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Monday, January 13, 2014

Herbed White Bean and Sausage Stew


From the kitchen of One Perfect Bite...Beans did not play a major role in the diets of most families in the area where I was raised. My mother was an Easterner, so we were the exception and Boston Baked Beans appeared often on our table. As I recall, my siblings and I hated them, so as soon as it was possible, I saw to it that dried beans never made it to my kitchen, much less my table. While I would serve canned beans for picnics and barbecues, and occasionally made a cassoulet, beans simply were not part of our diet. Things changed about three years ago when we were traveling and beans were served with most of our meals. I was not an immediate convert, but some of the preparations were good enough to make me curious, and I began to experiment with bean soups and stews. Very few of those recipes ever made it to the blog, but the ones you will find in the index are truly exceptional. The bean stew I'm featuring today certainly falls into that category. I found the recipe for it in The New York Times and it has become a hands down favorite of my family ever since. The stew is remarkably flavorful and quite easy to prepare. It is perfect for this time of year and I do hope you'll give it a try. Here is how it is made.



Herbed White Bean and Sausage Stew...from the kitchen of One Perfect Bite courtesy of The New York Times

Instructions:
2 tablespoons extra virgin olive oil, more for serving
1 pound sweet Italian sausage, sliced 3/4-inch thick
1 tablespoon tomato paste
1/2 teaspoon ground cumin
2 medium carrots, finely diced
2 celery stalks, finely diced
1 onion, chopped
2 garlic cloves, finely chopped
1 pound dried Great Northern beans, rinsed and picked through
2 teaspoons kosher salt, or to taste
2 thyme sprigs
1 large rosemary sprig
1 bay leaf
2 teaspoons balsamic vinegar, more for serving
1/2 teaspoon ground black pepper, more to taste.

Directions:
1) Heat oil in a large stockpot over medium-high heat. Add sausage and brown until cooked through, about 7 minutes. Using a slotted spoon, transfer to a plate lined with a paper towel.
2) Add tomato paste and cumin to pot. Cook, stirring, until dark golden, about 2 minutes. Add carrots, celery, onion and garlic. Cook, stirring, until vegetables have softened, about 5 minutes. Stir in beans, 8 cups water, salt, thyme, rosemary and bay leaf. Turn heat up to high and bring to a boil. Then reduce heat to low and simmer gently until beans are tender, about 2 hours, adding more water if needed to make sure the beans remain submerged.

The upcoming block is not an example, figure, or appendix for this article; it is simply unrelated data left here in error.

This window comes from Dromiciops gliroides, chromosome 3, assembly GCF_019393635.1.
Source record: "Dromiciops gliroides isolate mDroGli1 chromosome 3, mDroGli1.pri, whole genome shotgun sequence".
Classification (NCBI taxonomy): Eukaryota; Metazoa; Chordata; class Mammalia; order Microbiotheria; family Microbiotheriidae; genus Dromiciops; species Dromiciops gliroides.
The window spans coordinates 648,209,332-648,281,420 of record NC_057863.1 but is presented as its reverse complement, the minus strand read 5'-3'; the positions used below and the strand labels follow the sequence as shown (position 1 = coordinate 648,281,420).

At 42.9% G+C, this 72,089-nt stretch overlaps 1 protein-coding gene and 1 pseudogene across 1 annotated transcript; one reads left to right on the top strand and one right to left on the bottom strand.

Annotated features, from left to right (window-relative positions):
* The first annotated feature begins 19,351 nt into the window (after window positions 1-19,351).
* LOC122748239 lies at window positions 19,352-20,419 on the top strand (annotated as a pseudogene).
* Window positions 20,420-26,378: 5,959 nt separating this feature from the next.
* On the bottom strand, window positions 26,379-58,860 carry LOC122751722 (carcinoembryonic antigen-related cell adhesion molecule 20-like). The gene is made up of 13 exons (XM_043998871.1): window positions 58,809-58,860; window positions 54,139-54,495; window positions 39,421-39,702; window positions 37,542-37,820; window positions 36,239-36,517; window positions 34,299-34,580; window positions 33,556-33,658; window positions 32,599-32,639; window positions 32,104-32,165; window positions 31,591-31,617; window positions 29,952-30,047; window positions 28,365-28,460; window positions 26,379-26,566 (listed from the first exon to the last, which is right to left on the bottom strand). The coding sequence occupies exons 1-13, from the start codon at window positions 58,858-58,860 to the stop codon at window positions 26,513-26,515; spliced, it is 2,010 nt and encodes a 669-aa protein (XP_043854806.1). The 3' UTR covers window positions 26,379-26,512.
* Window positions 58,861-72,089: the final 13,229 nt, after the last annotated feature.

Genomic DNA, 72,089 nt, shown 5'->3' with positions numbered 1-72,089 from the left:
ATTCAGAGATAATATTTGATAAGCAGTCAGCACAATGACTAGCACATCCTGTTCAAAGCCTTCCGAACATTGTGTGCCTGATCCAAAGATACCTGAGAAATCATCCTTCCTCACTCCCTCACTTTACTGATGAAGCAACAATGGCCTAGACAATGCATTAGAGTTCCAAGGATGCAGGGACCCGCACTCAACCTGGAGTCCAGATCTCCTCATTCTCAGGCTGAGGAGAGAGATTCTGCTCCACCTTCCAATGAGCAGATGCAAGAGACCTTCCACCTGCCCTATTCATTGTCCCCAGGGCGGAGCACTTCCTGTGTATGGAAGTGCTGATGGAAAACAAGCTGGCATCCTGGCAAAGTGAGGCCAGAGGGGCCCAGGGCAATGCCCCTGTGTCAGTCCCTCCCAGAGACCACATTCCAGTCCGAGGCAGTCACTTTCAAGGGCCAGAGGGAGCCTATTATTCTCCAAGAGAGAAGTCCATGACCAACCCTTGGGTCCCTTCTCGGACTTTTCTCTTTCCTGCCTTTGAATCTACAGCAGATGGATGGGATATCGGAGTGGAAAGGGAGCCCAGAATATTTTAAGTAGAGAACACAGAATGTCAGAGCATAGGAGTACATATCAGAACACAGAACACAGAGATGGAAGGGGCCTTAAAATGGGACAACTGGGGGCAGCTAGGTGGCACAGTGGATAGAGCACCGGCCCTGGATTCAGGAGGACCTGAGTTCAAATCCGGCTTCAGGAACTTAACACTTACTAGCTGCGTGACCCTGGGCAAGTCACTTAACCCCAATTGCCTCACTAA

3) When beans are tender, return sausage to pot. Simmer for 5 minutes. Stir in vinegar and pepper. Taste and adjust seasoning. Ladle into warm bowls and serve drizzled with additional vinegar and olive oil. Yield: 6 to 8 servings.

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8 comments:

Life's a shoe said...

yum this sounds great! I never used to be a fan of beans but if they're cooked with all these wonderful ingredients then I love them! hehe. thanks for sharing, will defnitely try this out!

lifeisashoe.blogspot.com

Susan said...

This is a very favorite of ours also. I blogged about it in December of 2010.

sheherazahde said...

Huh, I love beans. My dad used to make Navy bean soup. (He was a sailor.) And I love lentil soup and Split Pea Soup. I always keeps I always keep lentils, split peas, and navy beans on hand for soups. And kidney beans and pintos for chilli. And chickpeas for hummus and minestrone.

It does not take much to make beans tasty for me. My dad's navy bean soup is just water, navy beans, onions, ham, salt, and pepper. My lentil and split pea soups are more like porridge with carrots, celery, onions, and ham.

Kim G. said...

Around here, this kind of beans are prepare witn molasse or maple syrup... more on the sweet side! I certainly like yours, Mary!

Big Dude said...

I grew up with white beans and this dish sounds fantastic to me and will be tried here. Good thing you don't live in the South as you might be run out for not allowing pintos into your kitchen :-).

What's Baking?? said...

This looks so good, Mary. I love baked beans but not the rest of my family. Thanks for sharing this wonderful yummy recipe.

David said...

Mary, It's another bowl of comfort being served up! Take Care, Big Daddy Dave

Susan Lindquist said...

Great dish! So nutritious and 'stick to your ribs'good!

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